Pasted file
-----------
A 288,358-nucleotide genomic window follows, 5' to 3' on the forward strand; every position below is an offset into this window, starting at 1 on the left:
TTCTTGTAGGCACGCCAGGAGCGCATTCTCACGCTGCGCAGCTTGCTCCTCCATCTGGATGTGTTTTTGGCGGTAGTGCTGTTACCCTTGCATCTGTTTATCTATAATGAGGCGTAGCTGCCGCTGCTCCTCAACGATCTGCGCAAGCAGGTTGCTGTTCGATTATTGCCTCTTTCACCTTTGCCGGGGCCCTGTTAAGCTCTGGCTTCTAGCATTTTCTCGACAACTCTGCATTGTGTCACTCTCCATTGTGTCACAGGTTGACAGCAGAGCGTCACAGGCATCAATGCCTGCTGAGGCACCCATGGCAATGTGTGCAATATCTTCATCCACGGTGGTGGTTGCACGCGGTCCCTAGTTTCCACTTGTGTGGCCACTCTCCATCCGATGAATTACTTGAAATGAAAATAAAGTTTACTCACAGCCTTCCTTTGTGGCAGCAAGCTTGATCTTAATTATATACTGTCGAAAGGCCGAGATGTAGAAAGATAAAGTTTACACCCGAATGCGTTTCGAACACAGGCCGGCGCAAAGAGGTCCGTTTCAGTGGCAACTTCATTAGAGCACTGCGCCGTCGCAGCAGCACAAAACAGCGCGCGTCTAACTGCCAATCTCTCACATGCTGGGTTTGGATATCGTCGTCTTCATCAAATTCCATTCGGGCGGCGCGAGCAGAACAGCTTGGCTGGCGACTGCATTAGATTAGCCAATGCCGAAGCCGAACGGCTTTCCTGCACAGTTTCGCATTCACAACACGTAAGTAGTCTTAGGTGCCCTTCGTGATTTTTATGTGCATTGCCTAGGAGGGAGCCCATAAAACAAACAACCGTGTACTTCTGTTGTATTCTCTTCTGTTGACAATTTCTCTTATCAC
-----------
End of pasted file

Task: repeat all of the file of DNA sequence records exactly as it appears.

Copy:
A 288,358-nucleotide genomic window follows, 5' to 3' on the forward strand; every position below is an offset into this window, starting at 1 on the left:
TTCTTGTAGGCACGCCAGGAGCGCATTCTCACGCTGCGCAGCTTGCTCCTCCATCTGGATGTGTTTTTGGCGGTAGTGCTGTTACCCTTGCATCTGTTTATCTATAATGAGGCGTAGCTGCCGCTGCTCCTCAACGATCTGCGCAAGCAGGTTGCTGTTCGATTATTGCCTCTTTCACCTTTGCCGGGGCCCTGTTAAGCTCTGGCTTCTAGCATTTTCTCGACAACTCTGCATTGTGTCACTCTCCATTGTGTCACAGGTTGACAGCAGAGCGTCACAGGCATCAATGCCTGCTGAGGCACCCATGGCAATGTGTGCAATATCTTCATCCACGGTGGTGGTTGCACGCGGTCCCTAGTTTCCACTTGTGTGGCCACTCTCCATCCGATGAATTACTTGAAATGAAAATAAAGTTTACTCACAGCCTTCCTTTGTGGCAGCAAGCTTGATCTTAATTATATACTGTCGAAAGGCCGAGATGTAGAAAGATAAAGTTTACACCCGAATGCGTTTCGAACACAGGCCGGCGCAAAGAGGTCCGTTTCAGTGGCAACTTCATTAGAGCACTGCGCCGTCGCAGCAGCACAAAACAGCGCGCGTCTAACTGCCAATCTCTCACATGCTGGGTTTGGATATCGTCGTCTTCATCAAATTCCATTCGGGCGGCGCGAGCAGAACAGCTTGGCTGGCGACTGCATTAGATTAGCCAATGCCGAAGCCGAACGGCTTTCCTGCACAGTTTCGCATTCACAACACGTAAGTAGTCTTAGGTGCCCTTCGTGATTTTTATGTGCATTGCCTAGGAGGGAGCCCATAAAACAAACAACCGTGTACTTCTGTTGTATTCTCTTCTGTTGACAATTTCTCTTATCAC